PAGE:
Reciprocal narrowing and opening
Excellent insight into addiction. I'll have to read it again because it often takes me longer than others to process complex information. I'm currently reading two of C. Jung’s essays on analytical psychology and must read each page twice, sometimes thrice. Worth it.
I recently hit five years clean and can relate to everything you said. I'm a new subscriber and look forward to rifling through the archive and forthcoming posts. I love your work.
I just started my newsletter here, and it’s been a rocky start, mostly incomplete thoughts. You might enjoy my first post. It’s about my early sobriety and discovering misconceptions of selfhood.
Check it—or don't. My feelings won't be hurt.
Love the systems thinking / parasitic view. Very useful. Changing plans for 2023 holidays now. Heading to super dope rat theme park instead. Thanks Alex!
Beautiful piece. Thank you! It feels like *agency* bit is crucial in that graph -- it takes a lot of courage to break out of the continuous addiction reinforcement loop, especially when the systems are engineered to only loop you in. For example, TikTok was heavily engineered to keep users in the app for their monetary/engagement sakes and here a user often doesn't even feel like they have an agency to change it (a user cannot even change the topics of tiktoks he is shown so his available actions to stop the addiction are completely cutting off TikTok which requires a heavy load of self-determination and control).
Awesome piece and so much truth in it. As a substance abuse counselor who’s also been sober 15 years, it’s easy to teach about triggers, cravings, etc. It’s not so easy to help people address the psychosocial challenges that are at the root of addiction.
I'm new to substack and this is the 1st piece of your work that I've read and I bloody loved it. As the daughter of an alcoholic and gambler, I've had an interest in addition psychology and this piece was brilliant!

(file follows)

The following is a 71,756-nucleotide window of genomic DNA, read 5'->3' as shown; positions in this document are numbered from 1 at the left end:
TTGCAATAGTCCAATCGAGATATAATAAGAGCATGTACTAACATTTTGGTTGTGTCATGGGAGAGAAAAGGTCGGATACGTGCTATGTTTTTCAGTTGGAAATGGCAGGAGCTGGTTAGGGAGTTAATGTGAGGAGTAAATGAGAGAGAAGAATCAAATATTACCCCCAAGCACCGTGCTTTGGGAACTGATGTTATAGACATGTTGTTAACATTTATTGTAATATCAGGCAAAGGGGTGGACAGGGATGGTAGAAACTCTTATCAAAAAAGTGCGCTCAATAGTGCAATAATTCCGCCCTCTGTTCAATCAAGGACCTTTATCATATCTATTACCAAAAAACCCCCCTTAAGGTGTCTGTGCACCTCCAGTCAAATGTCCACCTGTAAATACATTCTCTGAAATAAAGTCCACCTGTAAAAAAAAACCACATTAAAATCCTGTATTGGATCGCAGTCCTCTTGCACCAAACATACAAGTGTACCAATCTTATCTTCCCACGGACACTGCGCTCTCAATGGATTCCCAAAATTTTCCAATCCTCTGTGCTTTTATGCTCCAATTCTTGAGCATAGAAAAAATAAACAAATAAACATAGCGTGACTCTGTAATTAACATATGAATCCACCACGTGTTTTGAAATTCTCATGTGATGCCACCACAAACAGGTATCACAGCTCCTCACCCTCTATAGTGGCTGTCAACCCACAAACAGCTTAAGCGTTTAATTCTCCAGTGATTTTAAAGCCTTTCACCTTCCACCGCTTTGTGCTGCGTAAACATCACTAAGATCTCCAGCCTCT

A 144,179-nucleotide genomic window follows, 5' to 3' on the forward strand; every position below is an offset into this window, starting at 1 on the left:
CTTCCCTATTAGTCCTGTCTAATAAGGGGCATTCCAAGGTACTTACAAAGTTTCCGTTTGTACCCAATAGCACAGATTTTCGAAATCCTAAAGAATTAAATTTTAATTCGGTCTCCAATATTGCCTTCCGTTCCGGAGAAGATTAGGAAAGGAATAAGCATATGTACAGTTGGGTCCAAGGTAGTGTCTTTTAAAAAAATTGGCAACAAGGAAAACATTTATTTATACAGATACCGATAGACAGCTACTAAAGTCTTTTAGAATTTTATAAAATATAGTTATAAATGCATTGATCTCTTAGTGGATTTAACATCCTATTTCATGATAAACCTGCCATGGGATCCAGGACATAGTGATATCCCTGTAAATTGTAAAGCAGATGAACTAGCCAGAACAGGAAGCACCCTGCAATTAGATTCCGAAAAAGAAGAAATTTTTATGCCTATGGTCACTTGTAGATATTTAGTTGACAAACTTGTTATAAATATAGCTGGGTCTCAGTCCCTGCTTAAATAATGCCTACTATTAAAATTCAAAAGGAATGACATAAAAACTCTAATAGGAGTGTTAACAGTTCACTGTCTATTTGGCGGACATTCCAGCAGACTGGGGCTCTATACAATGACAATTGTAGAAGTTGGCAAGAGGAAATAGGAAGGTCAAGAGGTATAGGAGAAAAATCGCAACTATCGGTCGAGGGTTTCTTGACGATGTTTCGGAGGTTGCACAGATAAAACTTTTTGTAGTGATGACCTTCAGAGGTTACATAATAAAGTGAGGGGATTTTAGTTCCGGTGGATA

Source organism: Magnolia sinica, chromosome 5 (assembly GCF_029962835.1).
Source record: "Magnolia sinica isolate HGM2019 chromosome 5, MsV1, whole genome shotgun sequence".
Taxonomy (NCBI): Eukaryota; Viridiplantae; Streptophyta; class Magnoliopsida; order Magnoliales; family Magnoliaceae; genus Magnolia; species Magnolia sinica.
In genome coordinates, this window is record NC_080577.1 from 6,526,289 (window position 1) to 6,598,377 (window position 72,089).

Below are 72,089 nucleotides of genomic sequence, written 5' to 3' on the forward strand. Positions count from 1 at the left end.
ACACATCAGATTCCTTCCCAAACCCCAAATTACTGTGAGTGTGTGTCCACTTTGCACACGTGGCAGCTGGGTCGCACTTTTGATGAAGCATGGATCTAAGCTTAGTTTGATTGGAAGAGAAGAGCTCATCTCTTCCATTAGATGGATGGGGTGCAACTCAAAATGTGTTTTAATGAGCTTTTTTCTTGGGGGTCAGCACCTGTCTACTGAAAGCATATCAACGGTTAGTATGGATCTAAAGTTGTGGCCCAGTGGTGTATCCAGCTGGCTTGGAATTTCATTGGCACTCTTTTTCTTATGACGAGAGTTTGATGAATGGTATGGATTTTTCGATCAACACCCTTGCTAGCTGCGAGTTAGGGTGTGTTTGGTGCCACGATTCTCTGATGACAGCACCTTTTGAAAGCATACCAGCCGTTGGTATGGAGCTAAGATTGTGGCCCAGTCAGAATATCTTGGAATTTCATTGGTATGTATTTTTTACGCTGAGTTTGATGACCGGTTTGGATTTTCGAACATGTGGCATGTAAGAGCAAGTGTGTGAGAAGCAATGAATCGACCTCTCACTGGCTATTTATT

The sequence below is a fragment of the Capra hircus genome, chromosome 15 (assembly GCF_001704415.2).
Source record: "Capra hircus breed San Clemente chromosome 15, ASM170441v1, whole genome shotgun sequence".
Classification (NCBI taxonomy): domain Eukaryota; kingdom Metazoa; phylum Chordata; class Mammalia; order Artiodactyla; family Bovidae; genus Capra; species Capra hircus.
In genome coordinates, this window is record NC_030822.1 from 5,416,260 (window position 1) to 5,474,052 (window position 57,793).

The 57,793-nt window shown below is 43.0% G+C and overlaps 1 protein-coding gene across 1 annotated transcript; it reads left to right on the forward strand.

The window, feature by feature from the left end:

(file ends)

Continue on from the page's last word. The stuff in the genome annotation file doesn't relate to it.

Gah so helpful and ....smoothing out the bumps in all these processes/ worlds.
Great work Alex!
Great article, you excellently summarized many of the different facets and perspectives on addiction. I like the Vietnam case study as it shows there is a relationship between addiction and one's environment. I would check out the Rat Park experiment, as it shows the same insight in an animal. Biology does account some component of addiction with differences seen in neural pathways between those have addictions vs don't. I think it's less of a factor than the person's sense of meaning, environment, social relationships, trauma, and stress levels. I think if we find a way to tackle these factors clinically then relapse rates will be much lower than those of the current offerings.
Incredible stuff. As a former person severely addicted to cocaine and alcohol, now turned counsellor, it is always a beautiful thing to see this pivot from individual lack of will, to a societal, multi-faceted approach to healing.
Looking forward to following your journey down this path, and to see the intersections where my research takes me. 🙏
This is my favorite piece you've ever written. Well done!
Love Johann Hari’s stuff. All of it.
“If there’s one thing in common across all process-oriented recovery programs from the 12 Steps to Buddhist based to more modern versions—it’s community. Those prone to addiction are sensitive beings who often feel an acute sense of outsider-ness and alienation from the culture. Recovery requires truth, love, and a warm welcome that tells a newcomer’s nervous system: you’re right where you need to be.”
Boom. Absolutely. A hundred percent 💯. I’m 12.5 years sober. Nailed it. I write about this on my stack: https://michaelmohr.substack.com/p/sobriety-and-wokeism-are-diametrically
‘Sincere American Writing’